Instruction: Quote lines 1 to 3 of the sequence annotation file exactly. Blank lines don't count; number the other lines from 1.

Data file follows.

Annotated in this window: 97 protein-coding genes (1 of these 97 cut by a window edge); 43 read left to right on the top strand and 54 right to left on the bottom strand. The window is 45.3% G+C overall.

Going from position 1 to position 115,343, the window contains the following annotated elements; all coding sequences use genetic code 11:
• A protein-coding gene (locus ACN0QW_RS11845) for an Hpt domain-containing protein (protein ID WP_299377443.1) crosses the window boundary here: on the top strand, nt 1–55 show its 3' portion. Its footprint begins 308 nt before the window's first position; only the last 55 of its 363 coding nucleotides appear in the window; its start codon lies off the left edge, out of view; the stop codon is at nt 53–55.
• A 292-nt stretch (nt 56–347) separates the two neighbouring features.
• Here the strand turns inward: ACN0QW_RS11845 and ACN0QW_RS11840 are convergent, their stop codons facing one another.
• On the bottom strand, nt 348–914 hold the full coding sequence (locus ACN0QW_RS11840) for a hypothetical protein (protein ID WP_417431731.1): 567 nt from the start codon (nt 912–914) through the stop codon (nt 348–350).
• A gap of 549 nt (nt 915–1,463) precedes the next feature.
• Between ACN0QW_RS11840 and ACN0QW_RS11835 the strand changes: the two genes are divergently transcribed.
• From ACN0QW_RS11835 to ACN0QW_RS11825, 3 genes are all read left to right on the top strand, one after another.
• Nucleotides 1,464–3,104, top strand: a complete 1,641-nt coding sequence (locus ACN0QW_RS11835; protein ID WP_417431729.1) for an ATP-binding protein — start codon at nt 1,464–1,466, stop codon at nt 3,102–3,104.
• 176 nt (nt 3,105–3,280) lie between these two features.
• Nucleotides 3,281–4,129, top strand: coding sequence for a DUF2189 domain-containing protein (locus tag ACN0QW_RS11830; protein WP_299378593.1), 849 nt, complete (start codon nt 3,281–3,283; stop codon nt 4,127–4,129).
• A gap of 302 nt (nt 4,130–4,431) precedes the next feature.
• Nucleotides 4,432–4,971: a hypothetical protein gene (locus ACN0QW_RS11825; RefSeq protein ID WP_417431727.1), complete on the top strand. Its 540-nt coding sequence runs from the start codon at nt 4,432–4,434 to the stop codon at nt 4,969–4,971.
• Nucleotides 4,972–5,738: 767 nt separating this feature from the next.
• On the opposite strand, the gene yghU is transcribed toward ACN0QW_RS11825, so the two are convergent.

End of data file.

Annotated in this window: 97 protein-coding genes (1 of these 97 cut by a window edge); 43 read left to right on the top strand and 54 right to left on the bottom strand. The window is 45.3% G+C overall.

Going from position 1 to position 115,343, the window contains the following annotated elements; all coding sequences use genetic code 11:
• A protein-coding gene (locus ACN0QW_RS11845) for an Hpt domain-containing protein (protein ID WP_299377443.1) crosses the window boundary here: on the top strand, nt 1–55 show its 3' portion. Its footprint begins 308 nt before the window's first position; only the last 55 of its 363 coding nucleotides appear in the window; its start codon lies off the left edge, out of view; the stop codon is at nt 53–55.